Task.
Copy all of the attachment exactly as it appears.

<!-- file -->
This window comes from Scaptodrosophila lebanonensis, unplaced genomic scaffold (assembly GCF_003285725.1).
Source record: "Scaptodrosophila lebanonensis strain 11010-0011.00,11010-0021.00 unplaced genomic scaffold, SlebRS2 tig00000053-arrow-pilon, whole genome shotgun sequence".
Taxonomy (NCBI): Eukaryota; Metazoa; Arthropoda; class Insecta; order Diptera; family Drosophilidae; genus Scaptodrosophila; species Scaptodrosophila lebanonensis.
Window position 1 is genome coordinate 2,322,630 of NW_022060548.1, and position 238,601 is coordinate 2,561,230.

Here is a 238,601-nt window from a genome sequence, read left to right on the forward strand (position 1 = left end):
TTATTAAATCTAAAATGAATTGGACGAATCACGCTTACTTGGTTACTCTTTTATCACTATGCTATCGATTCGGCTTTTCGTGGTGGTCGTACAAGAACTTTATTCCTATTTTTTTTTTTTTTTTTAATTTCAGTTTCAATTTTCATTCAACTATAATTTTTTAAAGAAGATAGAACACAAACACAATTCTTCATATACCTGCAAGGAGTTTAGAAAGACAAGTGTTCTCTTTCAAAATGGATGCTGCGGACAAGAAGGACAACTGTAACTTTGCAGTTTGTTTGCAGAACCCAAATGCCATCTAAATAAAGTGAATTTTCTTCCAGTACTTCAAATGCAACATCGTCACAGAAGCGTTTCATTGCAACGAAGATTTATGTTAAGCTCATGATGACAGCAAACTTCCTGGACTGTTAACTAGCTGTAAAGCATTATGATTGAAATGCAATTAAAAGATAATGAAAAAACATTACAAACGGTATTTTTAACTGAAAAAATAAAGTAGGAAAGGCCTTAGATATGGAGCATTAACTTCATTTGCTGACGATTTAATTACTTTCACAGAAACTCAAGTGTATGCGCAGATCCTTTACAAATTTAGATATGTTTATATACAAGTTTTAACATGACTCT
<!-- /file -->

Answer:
This window comes from Scaptodrosophila lebanonensis, unplaced genomic scaffold (assembly GCF_003285725.1).
Source record: "Scaptodrosophila lebanonensis strain 11010-0011.00,11010-0021.00 unplaced genomic scaffold, SlebRS2 tig00000053-arrow-pilon, whole genome shotgun sequence".
Taxonomy (NCBI): Eukaryota; Metazoa; Arthropoda; class Insecta; order Diptera; family Drosophilidae; genus Scaptodrosophila; species Scaptodrosophila lebanonensis.
Window position 1 is genome coordinate 2,322,630 of NW_022060548.1, and position 238,601 is coordinate 2,561,230.

Here is a 238,601-nt window from a genome sequence, read left to right on the forward strand (position 1 = left end):
TTATTAAATCTAAAATGAATTGGACGAATCACGCTTACTTGGTTACTCTTTTATCACTATGCTATCGATTCGGCTTTTCGTGGTGGTCGTACAAGAACTTTATTCCTATTTTTTTTTTTTTTTTTAATTTCAGTTTCAATTTTCATTCAACTATAATTTTTTAAAGAAGATAGAACACAAACACAATTCTTCATATACCTGCAAGGAGTTTAGAAAGACAAGTGTTCTCTTTCAAAATGGATGCTGCGGACAAGAAGGACAACTGTAACTTTGCAGTTTGTTTGCAGAACCCAAATGCCATCTAAATAAAGTGAATTTTCTTCCAGTACTTCAAATGCAACATCGTCACAGAAGCGTTTCATTGCAACGAAGATTTATGTTAAGCTCATGATGACAGCAAACTTCCTGGACTGTTAACTAGCTGTAAAGCATTATGATTGAAATGCAATTAAAAGATAATGAAAAAACATTACAAACGGTATTTTTAACTGAAAAAATAAAGTAGGAAAGGCCTTAGATATGGAGCATTAACTTCATTTGCTGACGATTTAATTACTTTCACAGAAACTCAAGTGTATGCGCAGATCCTTTACAAATTTAGATATGTTTATATACAAGTTTTAACATGACTCT